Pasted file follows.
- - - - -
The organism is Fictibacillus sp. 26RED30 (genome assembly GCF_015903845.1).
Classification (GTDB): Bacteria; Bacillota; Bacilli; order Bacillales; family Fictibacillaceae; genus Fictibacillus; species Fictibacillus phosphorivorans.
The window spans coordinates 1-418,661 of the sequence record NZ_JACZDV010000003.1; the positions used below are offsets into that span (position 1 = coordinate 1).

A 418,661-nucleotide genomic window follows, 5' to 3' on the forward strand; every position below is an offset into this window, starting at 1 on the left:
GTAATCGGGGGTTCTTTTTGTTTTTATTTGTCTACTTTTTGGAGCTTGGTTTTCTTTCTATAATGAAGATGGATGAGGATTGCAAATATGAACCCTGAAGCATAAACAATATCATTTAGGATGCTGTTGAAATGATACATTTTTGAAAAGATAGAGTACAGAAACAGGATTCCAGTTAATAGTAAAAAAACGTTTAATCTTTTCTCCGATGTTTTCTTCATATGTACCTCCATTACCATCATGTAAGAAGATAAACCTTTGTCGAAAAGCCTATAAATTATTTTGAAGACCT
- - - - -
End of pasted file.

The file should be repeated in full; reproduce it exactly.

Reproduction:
The organism is Fictibacillus sp. 26RED30 (genome assembly GCF_015903845.1).
Classification (GTDB): Bacteria; Bacillota; Bacilli; order Bacillales; family Fictibacillaceae; genus Fictibacillus; species Fictibacillus phosphorivorans.
The window spans coordinates 1-418,661 of the sequence record NZ_JACZDV010000003.1; the positions used below are offsets into that span (position 1 = coordinate 1).

A 418,661-nucleotide genomic window follows, 5' to 3' on the forward strand; every position below is an offset into this window, starting at 1 on the left:
GTAATCGGGGGTTCTTTTTGTTTTTATTTGTCTACTTTTTGGAGCTTGGTTTTCTTTCTATAATGAAGATGGATGAGGATTGCAAATATGAACCCTGAAGCATAAACAATATCATTTAGGATGCTGTTGAAATGATACATTTTTGAAAAGATAGAGTACAGAAACAGGATTCCAGTTAATAGTAAAAAAACGTTTAATCTTTTCTCCGATGTTTTCTTCATATGTACCTCCATTACCATCATGTAAGAAGATAAACCTTTGTCGAAAAGCCTATAAATTATTTTGAAGACCT